Principal Investigator: José Luis Micol.
Investigators: José Manuel Pérez Pérez, Héctor Candela Antón, Almudena Mollá Morales, Raquel Sarmiento Mañús, Almudena Ferrández Ayela, Rubén Casanova Sáez and Tamara Muñoz Nortes.
Instituto de Bioingeniería. Universidad Miguel Hernández.
An analysis of the interplay of epidermal, mesophyll and vascular development in constructing internal leaf structure and overall leaf shape
Large-scale exploratory approaches to understanding gene function laid the foundations for the “Genomics era”. Some years before the dawn of Genomics, however, large-scale exploratory approaches were already furthering our understanding of gene function in the form of saturation mutagenesis experiments aimed at the identification of all genes that mutate to a given phenotype. Forward genetic approaches, conducted on model organisms such as Drosophila melanogaster and Caenorhabditis elegans, have led to the isolation of large collections of mutants affected in specific developmental processes, whose cellular and molecular characterization has unraveled the underlying genetic mechanisms of animal development.
To shed light on the making of plant leaves, in 1993 we initiated an attempt to isolate as many viable and fertile mutants with abnormal leaf morphology as possible, using the Arabidopsis thaliana model organism. We identified hundreds of mutations, which were found to fall into 147 complementation groups. Using a high-throughput gene mapping method that we developed, we have already cloned 25 of these genes identified by mutation. The products of these genes participate in various developmental processes, such as polar cell expansion, transduction of hormonal signals, gene regulation, plastid biogenesis, and chromatin remodeling, among others. The broad spectrum of leaf morphological alterations that we identified is facilitating the dissection of specific leaf developmental processes.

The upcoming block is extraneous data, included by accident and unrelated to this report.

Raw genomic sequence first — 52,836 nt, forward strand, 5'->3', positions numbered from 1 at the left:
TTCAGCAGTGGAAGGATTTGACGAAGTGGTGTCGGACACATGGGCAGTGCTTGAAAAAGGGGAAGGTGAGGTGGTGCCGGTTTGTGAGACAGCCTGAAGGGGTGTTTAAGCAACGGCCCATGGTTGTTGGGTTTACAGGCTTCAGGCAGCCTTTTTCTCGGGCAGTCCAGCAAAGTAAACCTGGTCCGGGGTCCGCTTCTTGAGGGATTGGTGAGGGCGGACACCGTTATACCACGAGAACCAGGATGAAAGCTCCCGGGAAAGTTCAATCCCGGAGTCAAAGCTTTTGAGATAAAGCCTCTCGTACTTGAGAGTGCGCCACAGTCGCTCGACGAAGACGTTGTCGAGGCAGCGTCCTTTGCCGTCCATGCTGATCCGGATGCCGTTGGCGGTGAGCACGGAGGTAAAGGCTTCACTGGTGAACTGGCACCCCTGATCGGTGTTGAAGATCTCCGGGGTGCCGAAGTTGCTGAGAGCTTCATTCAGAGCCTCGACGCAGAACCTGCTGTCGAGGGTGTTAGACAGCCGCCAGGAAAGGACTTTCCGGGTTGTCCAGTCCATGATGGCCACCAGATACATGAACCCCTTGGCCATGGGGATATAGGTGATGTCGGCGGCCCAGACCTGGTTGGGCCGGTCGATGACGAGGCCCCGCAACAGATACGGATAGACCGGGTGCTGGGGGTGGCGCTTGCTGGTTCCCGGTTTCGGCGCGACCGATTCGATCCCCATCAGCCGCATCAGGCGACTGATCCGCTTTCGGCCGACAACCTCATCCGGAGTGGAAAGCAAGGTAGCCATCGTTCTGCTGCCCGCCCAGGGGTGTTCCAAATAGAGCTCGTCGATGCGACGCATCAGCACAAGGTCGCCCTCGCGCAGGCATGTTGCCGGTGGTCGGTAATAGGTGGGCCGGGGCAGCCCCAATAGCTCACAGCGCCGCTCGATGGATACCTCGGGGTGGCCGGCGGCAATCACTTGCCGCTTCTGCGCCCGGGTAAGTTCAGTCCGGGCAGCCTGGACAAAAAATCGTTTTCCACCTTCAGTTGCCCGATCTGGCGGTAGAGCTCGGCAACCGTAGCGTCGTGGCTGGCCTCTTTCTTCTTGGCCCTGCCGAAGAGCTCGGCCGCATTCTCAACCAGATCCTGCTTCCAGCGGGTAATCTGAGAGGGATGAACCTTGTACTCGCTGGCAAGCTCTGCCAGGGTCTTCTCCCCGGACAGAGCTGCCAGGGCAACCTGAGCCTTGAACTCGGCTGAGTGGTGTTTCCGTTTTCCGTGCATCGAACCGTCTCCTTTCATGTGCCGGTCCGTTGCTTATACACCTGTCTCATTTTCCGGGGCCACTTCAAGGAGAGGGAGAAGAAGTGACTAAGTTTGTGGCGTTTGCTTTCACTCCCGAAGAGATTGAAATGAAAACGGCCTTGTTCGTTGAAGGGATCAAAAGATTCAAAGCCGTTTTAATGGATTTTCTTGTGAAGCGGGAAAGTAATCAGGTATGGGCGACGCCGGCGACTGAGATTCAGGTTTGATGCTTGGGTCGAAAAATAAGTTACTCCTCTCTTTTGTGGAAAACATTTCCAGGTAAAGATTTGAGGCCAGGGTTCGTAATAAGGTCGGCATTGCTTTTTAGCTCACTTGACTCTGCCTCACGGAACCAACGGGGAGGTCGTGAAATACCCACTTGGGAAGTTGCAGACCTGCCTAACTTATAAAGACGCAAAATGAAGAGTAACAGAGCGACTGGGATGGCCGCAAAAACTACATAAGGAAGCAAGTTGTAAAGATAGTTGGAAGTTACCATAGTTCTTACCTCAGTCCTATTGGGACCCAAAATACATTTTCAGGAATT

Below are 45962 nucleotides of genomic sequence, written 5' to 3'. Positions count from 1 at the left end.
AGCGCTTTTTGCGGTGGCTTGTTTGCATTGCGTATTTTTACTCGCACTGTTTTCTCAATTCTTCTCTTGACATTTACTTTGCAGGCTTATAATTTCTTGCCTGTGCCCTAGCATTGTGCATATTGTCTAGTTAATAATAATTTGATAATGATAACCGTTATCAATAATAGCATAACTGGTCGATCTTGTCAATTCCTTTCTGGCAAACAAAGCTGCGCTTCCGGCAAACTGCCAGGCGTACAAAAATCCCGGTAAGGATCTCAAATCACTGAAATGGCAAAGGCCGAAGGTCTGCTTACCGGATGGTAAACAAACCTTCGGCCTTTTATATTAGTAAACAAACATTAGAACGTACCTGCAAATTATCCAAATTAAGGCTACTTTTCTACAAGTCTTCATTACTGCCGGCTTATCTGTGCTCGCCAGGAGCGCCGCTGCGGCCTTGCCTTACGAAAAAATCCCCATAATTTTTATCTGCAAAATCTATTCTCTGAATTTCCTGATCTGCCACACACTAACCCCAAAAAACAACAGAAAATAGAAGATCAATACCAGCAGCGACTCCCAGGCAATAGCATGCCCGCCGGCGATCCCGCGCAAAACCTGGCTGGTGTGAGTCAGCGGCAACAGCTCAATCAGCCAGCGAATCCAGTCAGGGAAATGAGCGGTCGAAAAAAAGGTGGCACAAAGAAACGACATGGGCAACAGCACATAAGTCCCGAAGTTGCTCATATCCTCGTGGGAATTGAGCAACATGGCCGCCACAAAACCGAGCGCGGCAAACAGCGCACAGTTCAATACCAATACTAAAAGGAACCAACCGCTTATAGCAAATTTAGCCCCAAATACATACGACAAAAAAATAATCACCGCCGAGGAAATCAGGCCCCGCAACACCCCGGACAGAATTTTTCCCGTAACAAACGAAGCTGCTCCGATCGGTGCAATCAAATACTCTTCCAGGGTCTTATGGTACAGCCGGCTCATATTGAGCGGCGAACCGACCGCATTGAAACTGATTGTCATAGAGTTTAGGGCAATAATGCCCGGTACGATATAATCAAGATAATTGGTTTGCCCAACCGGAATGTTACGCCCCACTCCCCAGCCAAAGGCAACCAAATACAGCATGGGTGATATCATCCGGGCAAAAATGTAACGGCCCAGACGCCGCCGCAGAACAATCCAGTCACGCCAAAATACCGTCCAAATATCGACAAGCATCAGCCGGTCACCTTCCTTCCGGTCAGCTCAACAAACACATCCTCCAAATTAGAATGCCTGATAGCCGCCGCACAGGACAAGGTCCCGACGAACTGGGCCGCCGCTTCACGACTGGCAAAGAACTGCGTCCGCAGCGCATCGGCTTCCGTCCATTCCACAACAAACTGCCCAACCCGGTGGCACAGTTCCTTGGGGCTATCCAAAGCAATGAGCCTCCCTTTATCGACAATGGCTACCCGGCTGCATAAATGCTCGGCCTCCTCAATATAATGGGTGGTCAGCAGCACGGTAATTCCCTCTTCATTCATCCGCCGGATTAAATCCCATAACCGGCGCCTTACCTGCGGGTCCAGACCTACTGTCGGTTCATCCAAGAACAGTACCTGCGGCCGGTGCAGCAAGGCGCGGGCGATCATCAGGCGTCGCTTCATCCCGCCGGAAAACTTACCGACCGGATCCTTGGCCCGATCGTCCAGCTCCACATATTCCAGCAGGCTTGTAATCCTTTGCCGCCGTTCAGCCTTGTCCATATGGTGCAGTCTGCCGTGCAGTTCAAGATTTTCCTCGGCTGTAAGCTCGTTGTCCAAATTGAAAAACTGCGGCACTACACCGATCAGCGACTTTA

The objective of this project is to increase our understanding of the interplay of epidermal, mesophyll and vascular development in constructing internal leaf structure and whole leaf shape. To this end, we will follow three different approaches:
(a) The functional characterization of the 7 members of the RETICULATA-RELATED (RER) gene family, which we consider good candidates for testing the hypothesis that leaf morphogenesis is controlled by plastid-to-nucleus signalling. We already cloned two members of this family, RE and VEN5, which encode chloroplast proteins required for mesophyll proliferation in the early stages of leaf development.
(b) The completion of functional studies already initiated but still not finished in our laboratory, namely those of the RUGOSA2 (RUG2) gene, whose protein product is involved in chloroplast and mitochodrion gene transcription regulation (RUG2). The rug2 mutant alleles impair leaf development, which might also result from perturbation of morphogenetic signaling from the chloroplast to the nucleus.
(c) A detailed, large-scale morphometric analysis of 122 of our mutants and several tens of their double mutant combinations, in order to determine the extent of the effects of their mutations on cell number, cell size, or both. The parameters to be measured will include number, perimeter, area and several form variables of whole rosettes and individual leaves, petiole, lamina, adaxial and abaxial epidermis, pallisade and spongy mesophyll, venation pattern, hydathodes, stomata and trichomes. The correlation among these parameters will be studied in order to analyze the coordination between cell proliferation and cell expansion, as well as whether or not this coordination is under cellular, local or organ-wide controls.